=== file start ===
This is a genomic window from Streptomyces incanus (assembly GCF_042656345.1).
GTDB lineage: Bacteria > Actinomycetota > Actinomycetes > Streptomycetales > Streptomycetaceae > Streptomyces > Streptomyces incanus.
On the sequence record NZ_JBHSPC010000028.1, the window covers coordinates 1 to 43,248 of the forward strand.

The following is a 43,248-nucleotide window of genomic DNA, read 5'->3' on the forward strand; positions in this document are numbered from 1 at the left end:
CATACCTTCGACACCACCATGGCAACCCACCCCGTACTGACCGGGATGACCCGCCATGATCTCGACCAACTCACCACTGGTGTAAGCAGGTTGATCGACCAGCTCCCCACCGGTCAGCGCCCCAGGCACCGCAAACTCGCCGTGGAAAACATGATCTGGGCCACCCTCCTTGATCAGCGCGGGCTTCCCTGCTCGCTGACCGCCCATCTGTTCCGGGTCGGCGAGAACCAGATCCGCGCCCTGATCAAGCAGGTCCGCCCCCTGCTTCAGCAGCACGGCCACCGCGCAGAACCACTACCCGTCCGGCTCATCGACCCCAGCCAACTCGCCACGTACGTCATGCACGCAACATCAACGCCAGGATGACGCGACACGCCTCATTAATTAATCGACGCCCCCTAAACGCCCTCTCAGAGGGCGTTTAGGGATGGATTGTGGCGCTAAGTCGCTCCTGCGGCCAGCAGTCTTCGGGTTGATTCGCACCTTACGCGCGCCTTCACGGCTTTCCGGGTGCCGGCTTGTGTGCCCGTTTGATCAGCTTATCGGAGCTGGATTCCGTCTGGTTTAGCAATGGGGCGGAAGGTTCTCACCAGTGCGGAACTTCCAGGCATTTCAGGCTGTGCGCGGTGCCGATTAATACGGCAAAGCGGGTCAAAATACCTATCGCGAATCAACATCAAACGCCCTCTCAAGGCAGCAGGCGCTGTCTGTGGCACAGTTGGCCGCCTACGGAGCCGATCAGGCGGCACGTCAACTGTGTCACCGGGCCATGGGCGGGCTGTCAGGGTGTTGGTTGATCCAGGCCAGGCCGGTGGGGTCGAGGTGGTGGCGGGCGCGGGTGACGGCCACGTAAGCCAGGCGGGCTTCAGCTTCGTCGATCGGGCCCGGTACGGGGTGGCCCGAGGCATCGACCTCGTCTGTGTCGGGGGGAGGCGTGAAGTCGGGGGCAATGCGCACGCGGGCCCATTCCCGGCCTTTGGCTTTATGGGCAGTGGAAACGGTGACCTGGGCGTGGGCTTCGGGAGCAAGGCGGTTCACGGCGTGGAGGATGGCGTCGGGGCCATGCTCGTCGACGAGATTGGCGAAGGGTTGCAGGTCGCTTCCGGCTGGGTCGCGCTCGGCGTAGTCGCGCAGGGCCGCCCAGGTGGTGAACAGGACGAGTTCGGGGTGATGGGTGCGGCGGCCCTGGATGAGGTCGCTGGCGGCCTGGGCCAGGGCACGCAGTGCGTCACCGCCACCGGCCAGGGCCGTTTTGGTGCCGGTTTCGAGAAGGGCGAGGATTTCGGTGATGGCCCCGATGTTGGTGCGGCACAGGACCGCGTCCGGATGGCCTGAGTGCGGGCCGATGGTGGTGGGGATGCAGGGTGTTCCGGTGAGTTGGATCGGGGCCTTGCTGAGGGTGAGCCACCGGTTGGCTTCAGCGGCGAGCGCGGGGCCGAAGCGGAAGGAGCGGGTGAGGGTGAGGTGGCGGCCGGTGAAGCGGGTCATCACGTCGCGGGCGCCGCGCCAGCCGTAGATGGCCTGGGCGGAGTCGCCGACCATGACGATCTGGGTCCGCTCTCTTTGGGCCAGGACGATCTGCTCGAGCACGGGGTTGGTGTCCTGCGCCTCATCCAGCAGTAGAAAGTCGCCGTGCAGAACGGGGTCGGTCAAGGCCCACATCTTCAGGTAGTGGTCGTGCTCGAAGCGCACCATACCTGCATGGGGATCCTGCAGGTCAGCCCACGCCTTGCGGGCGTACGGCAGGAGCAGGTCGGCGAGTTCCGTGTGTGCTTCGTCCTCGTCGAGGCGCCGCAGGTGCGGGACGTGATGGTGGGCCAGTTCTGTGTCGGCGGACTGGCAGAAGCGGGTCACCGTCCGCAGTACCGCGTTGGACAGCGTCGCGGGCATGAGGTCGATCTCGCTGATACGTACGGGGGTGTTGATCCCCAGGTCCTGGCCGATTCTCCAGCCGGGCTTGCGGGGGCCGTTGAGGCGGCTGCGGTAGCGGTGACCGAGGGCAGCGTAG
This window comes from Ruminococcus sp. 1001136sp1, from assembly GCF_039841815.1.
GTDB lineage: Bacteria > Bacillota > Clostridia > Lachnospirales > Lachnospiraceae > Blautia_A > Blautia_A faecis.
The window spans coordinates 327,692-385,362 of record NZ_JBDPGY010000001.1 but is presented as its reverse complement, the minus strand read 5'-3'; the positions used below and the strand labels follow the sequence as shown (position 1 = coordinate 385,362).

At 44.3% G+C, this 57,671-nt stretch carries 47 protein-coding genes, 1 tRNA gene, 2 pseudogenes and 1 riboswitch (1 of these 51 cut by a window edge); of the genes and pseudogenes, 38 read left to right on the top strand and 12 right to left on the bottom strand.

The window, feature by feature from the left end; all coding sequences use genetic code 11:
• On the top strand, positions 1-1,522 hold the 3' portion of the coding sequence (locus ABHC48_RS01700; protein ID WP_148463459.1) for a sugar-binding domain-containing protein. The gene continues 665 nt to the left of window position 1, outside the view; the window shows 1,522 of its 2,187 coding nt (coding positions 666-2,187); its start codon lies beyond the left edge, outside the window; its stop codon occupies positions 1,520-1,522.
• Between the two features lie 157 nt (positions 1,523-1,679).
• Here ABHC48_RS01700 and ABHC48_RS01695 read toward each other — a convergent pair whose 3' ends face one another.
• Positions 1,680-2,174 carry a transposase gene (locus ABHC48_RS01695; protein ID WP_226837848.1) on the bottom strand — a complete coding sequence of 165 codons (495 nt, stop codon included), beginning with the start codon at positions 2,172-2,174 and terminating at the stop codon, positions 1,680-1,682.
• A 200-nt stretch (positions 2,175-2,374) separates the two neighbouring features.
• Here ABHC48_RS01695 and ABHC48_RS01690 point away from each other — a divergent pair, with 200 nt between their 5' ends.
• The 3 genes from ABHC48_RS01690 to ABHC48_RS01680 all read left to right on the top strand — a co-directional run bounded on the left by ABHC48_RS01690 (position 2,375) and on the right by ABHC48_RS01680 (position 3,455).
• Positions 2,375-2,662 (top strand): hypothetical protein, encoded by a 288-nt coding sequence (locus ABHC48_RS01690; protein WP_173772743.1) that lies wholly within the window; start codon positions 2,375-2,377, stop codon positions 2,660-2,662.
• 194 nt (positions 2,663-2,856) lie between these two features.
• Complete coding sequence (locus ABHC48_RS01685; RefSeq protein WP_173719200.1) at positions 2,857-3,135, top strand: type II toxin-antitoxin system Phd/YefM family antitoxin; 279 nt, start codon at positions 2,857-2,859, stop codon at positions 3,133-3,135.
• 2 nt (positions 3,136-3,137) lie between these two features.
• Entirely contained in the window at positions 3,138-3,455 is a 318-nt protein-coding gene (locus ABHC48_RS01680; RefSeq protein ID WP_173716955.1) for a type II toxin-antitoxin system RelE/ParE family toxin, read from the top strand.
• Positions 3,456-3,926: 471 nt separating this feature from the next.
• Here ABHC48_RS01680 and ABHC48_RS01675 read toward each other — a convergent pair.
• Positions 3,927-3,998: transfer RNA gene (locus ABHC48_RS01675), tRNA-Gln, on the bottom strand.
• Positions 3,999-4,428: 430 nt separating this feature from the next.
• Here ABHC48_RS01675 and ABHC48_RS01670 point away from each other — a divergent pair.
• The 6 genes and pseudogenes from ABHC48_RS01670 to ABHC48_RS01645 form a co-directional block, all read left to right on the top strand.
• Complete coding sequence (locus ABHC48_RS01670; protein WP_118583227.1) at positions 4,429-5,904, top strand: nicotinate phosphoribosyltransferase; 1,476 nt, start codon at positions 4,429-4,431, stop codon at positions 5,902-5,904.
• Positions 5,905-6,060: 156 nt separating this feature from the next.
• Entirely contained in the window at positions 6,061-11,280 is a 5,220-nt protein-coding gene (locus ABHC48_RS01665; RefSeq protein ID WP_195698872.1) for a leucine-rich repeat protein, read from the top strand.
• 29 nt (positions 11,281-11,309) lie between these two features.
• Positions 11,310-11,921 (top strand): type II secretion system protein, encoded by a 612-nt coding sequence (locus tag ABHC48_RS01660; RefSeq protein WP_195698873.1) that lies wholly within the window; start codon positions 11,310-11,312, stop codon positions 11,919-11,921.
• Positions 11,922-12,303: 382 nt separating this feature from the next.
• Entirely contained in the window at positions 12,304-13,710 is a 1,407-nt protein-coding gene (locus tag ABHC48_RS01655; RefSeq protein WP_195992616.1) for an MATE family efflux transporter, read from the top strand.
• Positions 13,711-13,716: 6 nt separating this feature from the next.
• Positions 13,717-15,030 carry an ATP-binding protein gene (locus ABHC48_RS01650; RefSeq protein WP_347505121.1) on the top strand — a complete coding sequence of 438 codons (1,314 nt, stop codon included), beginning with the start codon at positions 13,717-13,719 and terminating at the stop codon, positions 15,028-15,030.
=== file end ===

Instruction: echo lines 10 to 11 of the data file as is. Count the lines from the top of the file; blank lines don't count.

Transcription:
The window, feature by feature from the left end; all coding sequences use genetic code 11:
• On the top strand, positions 1-1,522 hold the 3' portion of the coding sequence (locus ABHC48_RS01700; protein ID WP_148463459.1) for a sugar-binding domain-containing protein. The gene continues 665 nt to the left of window position 1, outside the view; the window shows 1,522 of its 2,187 coding nt (coding positions 666-2,187); its start codon lies beyond the left edge, outside the window; its stop codon occupies positions 1,520-1,522.